Dorothy Clement (c. 1715 – c. 1739) was the mistress of Edward Walpole and mother of his four children, including Maria Walpole, who became Duchess of Gloucester and Edinburgh upon her marriage to Prince William Henry, Duke of Gloucester and Edinburgh. Daughter of a Darlington postmaster, she is an ancestor of Prince William, Duke of Cambridge.
Dorothy Clement's parents, Hammond (b. 1692) and Priscilla Clement (b. 1684), were married in 1712. Hammond was christened in Durham Cathedral in 1692, and his father, John Clement (b. 1670), worked as a porter at Durham College. Priscilla Clement may be connected to the Mrs Clement or Clements who is believed to have invented English mustard in Durham in 1720. Dorothy's father served as Postmaster of Darlington. At the age of 15, Dorothy left Darlington to work in London, where she initially lodged in Drake Street, Red Lion Square.
Relationship with Edward Walpole
The earliest references to Dorothy Clement's time in London describe her "in the humble position of sitting on a Dust Cart... in all her rags and Dirt", but all note her remarkable beauty. Around 1730, she gained employment with a Mrs Rennie, variously described as a maker of children's coats, proprietor of a second-hand clothes shop in Pall Mall, or a milliner in Covent Garden. Edward Walpole was the son of Robert Walpole, considered to be the first Prime Minister of the United Kingdom (1721–41), and came into contact with her at this time. Hester Thrale later claimed Clement was Walpole’s mother’s maid. Walpole had entered Parliament as Member for Lostwithiel in that same year, and was unmarried. Their relationship progressed, and she moved into his house. Walpole never married her, probably due to her lower-class origins, but they had at least four children together. The Walpole family treated the illegitimate children "as if they were legitimate", and all bore the surname of Walpole.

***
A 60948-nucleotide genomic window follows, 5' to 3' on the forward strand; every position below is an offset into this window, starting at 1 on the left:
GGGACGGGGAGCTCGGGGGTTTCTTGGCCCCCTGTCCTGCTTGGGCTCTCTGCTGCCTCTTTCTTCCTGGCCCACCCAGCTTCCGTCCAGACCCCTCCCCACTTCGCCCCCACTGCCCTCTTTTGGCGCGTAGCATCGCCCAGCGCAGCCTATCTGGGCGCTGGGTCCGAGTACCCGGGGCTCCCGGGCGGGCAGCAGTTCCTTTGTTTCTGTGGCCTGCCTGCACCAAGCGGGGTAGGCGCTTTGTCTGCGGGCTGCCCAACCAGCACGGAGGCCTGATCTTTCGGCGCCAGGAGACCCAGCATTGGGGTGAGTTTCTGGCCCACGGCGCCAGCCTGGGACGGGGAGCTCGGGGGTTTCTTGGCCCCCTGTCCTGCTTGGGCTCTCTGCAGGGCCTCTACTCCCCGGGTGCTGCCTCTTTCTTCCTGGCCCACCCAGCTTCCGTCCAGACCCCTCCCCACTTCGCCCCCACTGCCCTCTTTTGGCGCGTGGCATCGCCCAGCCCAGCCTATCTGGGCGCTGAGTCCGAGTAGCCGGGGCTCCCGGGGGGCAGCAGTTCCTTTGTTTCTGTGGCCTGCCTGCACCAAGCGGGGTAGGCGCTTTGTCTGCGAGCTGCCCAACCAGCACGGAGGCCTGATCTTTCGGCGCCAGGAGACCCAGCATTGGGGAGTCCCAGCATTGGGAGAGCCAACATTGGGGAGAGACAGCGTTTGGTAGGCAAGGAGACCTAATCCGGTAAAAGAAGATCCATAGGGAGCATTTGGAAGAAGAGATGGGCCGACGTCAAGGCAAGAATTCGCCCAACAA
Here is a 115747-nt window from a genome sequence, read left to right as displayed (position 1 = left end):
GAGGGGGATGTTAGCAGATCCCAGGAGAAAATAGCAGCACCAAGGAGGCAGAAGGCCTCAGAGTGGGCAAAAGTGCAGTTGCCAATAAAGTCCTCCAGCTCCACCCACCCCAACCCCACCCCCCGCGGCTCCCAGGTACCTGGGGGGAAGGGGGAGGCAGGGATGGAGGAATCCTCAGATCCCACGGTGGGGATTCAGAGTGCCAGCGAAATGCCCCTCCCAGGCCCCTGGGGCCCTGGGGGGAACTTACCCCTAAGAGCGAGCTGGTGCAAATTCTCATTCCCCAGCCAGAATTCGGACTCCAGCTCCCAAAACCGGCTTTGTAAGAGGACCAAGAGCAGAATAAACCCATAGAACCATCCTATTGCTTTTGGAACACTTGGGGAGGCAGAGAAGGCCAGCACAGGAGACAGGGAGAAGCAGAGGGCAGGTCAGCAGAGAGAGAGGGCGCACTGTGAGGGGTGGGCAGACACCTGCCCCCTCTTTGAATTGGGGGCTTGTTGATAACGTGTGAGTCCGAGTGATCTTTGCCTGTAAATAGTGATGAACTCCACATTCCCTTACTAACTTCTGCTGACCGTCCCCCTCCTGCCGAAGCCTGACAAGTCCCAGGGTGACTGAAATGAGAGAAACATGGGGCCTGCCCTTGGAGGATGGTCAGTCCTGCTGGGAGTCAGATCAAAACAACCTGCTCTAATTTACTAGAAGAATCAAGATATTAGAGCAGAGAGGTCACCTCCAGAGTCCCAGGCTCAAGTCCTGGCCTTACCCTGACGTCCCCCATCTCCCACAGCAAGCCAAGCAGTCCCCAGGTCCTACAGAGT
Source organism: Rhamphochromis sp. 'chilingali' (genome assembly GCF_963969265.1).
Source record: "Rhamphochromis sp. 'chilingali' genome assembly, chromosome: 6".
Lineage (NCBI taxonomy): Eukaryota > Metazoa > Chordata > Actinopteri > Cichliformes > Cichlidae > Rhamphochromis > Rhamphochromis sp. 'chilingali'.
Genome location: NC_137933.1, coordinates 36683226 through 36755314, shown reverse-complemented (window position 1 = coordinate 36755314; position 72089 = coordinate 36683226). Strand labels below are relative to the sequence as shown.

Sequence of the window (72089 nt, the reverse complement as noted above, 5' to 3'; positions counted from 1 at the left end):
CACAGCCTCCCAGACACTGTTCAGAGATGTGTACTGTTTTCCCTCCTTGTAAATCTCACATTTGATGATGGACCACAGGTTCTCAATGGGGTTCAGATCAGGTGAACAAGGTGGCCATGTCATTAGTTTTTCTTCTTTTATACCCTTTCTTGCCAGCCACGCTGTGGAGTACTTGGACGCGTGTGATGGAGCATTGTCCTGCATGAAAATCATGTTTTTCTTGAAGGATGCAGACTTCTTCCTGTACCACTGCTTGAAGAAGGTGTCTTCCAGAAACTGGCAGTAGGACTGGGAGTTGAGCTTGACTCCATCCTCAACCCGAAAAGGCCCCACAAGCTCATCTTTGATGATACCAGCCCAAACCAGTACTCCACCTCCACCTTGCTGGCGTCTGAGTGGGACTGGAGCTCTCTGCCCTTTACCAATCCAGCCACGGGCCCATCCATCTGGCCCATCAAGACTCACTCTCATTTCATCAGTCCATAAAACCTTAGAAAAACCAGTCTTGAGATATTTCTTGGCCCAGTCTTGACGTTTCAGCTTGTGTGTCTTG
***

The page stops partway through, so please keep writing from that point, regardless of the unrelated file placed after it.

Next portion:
The children of Dorothy Clement and Hon. Sir Edward Walpole were:
- Laura, who married 13 September 1758 the Hon. and Rev. Frederick Keppel (later Bishop of Exeter) and died 27 July 1813, leaving issue;
- Maria, who married firstly 15 May 1759, the Earl Waldegrave, and secondly 6 September 1766, the Duke of Gloucester and Edinburgh and died 22 August 1807, leaving issue by both marriages;
- Edward, born 1737, died 1771, without issue;
- Charlotte, who married 2 October 1760 Lionel Tollemache, Lord Huntingtower (later Earl of Dysart) and died 5 September 1789, without issue.
- Weir, Alison (1999). Britain's Royal Families: The Complete Genealogy. London: The Bodley Head, p.279.
- Biddulph, Violet (1938). The Three Ladies Waldegrave (and Their Mother). London: Peter Davies, p.13.
- . Durham Times. 7th Sept 2007.
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- Biddulph, p.13.
- Halsband, Robert (ed.) (1967). The Complete Letters of Lady Mary Wortley Montagu. Volume III, 1752 - 1762. Oxford: Clarendon Press, p.213.
- Bloom, Edward A. & Lillian D. Bloom (eds.) (1996). The Piozzi Letters. Volume 4, 1805 - 1810. London: Associated University Presses, p.278. See also Biddulph, p.14.
- Halsband, p.213.
- Bloom & Bloom, p.277.
- . The Northern Echo, 29th December 2011.
- Biddulph, p.17.
- Mosley, Charles (ed.) (2003). Burke's Peerage, Baronetage & Knightage. 107th edition. Wilmington, Delaware: Burke's Peerage (Genealogical Books) Ltd.